BC groups question NEB decision on Energy East pipeline
Burnaby – Community and conservation groups throughout BC are arguing the National Energy Board’s decision to re-start the review of the Energy East pipeline once again highlights the arbitrary and political nature of energy project reviews.
“Justin Trudeau promised to overhaul the Harper NEB before pipeline reviews could proceed,” said Sophie Harrison of Dogwood. “He told British Columbians on camera and in writing that the Kinder Morgan process would be re-done. Once he took power, those promises went out the window.”
The Energy East review was rocked by controversy after investigative reporter Mike De Souza found panel members had met secretly with a lobbyist for the proponent before beginning hearings. Accused of bias, the three panel members stepped down. Today the NEB confirmed their work has been thrown out and the review will start over.
“What’s frustrating is that we had the same problems in BC,” said Harrison. “Steven Kelly worked as a consultant writing Kinder Morgan’s application before jumping over to the NEB as a board member. Last year the Trudeau government’s ‘supplementary panel’ met with Kinder Morgan before starting their review. But in that case Ottawa ignored concerns over bias and just plowed ahead.”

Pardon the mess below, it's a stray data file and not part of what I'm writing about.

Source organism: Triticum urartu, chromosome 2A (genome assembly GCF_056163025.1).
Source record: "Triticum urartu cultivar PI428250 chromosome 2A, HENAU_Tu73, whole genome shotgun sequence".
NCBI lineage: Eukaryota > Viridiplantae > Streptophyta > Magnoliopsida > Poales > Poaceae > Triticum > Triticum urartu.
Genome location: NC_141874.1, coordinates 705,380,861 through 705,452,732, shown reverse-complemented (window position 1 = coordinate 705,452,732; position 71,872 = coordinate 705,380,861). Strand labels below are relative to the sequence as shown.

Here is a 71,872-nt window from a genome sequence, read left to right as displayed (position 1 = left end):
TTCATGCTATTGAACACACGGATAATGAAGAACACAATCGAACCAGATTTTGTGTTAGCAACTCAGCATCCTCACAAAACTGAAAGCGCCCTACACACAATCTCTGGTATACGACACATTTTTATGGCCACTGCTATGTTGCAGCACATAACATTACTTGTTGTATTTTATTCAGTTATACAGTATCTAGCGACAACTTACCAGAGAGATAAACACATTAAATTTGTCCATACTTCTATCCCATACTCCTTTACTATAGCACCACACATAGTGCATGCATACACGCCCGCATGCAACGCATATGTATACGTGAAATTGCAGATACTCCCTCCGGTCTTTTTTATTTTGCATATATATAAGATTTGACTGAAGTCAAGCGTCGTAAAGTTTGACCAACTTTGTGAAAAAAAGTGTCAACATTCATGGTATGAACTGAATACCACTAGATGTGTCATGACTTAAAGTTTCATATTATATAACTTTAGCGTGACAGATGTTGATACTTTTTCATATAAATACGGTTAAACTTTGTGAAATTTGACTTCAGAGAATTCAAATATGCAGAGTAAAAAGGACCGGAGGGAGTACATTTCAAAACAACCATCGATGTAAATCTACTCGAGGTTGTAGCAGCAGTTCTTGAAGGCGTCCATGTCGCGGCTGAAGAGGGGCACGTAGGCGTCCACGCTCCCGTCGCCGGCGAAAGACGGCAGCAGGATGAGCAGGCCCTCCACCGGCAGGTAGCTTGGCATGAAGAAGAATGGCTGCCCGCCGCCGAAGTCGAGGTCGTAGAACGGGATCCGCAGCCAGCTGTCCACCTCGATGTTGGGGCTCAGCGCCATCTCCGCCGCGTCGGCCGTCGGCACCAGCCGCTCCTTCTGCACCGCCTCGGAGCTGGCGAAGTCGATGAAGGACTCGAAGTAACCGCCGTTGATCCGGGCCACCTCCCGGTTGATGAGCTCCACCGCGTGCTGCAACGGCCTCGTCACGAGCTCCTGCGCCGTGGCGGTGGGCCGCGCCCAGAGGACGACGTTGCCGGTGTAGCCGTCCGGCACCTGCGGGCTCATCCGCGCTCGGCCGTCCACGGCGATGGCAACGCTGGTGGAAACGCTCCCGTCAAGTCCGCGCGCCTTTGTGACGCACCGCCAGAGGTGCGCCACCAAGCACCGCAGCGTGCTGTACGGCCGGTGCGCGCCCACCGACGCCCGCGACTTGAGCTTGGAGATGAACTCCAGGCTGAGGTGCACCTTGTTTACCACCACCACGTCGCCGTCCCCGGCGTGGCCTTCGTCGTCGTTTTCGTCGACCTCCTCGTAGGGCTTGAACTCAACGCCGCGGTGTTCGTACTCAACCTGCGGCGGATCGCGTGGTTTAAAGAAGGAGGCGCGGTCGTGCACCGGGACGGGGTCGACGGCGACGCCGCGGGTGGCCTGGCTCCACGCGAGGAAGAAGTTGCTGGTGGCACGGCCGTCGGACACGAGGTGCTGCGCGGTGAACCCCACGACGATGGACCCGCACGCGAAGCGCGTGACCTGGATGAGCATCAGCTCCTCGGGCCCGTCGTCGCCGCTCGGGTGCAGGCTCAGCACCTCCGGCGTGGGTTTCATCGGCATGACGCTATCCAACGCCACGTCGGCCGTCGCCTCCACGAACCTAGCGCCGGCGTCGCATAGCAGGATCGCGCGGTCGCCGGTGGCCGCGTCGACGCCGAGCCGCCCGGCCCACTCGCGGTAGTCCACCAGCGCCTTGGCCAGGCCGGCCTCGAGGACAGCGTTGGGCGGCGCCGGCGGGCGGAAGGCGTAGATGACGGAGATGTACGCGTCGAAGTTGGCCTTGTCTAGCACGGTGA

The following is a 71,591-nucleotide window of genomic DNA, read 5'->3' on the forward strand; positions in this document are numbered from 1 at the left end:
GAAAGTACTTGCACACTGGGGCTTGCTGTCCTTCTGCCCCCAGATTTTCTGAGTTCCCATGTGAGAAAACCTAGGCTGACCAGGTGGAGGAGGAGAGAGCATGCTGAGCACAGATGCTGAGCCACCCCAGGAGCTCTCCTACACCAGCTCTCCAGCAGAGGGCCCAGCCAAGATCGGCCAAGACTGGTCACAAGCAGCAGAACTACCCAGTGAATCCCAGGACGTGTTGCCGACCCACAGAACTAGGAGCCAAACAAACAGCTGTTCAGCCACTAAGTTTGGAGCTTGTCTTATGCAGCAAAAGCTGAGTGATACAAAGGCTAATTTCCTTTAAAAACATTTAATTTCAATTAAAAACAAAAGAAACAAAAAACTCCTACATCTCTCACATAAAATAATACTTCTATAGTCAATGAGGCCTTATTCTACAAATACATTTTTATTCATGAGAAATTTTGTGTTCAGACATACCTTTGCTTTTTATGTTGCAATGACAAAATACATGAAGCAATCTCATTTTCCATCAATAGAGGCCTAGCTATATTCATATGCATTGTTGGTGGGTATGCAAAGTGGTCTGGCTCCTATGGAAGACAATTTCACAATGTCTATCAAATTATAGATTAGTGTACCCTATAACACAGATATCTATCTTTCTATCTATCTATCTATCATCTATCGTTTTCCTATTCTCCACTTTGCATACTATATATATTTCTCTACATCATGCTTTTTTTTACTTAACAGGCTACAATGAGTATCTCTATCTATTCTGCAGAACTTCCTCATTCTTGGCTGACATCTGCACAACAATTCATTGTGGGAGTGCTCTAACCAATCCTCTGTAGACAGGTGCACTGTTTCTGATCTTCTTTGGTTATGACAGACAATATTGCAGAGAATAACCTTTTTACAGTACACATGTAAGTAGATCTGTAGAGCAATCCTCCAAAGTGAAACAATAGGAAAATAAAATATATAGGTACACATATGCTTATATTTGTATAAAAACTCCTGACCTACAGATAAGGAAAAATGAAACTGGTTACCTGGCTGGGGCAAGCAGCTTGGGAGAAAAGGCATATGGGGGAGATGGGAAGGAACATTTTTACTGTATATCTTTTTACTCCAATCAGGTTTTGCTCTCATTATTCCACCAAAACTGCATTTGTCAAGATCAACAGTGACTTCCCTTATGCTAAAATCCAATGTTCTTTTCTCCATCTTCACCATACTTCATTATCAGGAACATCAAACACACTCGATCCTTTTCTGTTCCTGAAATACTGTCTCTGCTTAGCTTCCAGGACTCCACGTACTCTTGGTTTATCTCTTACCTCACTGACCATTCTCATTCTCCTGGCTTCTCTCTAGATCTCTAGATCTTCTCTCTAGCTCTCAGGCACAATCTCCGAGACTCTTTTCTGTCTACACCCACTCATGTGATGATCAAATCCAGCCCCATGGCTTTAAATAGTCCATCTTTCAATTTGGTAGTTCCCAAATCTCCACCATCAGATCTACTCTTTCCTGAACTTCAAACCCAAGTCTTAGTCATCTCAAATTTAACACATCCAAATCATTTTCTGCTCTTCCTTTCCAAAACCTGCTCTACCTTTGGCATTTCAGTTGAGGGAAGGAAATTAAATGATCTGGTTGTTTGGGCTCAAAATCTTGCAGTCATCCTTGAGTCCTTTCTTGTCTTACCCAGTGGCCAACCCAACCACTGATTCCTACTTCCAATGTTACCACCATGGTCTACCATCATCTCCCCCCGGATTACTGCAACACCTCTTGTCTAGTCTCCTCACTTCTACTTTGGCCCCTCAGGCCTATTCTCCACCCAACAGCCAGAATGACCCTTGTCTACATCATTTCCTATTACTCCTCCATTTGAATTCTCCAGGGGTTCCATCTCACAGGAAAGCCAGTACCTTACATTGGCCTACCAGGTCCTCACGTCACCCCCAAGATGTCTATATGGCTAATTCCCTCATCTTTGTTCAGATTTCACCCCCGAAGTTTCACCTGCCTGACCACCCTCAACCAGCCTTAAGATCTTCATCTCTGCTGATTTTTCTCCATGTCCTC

The Trudeau government approved the new Trans Mountain pipeline in November 2016, but the decision now faces 17 separate legal challenges, several of which focus on procedural fairness.
“I can’t help but notice that the Trudeau government holds a lot more seats along the Energy East route than they do in British Columbia,” said Harrison. “It feels like they’re playing favourites with the regions that they need to get re-elected. Meanwhile B.C. is considered politically expendable.”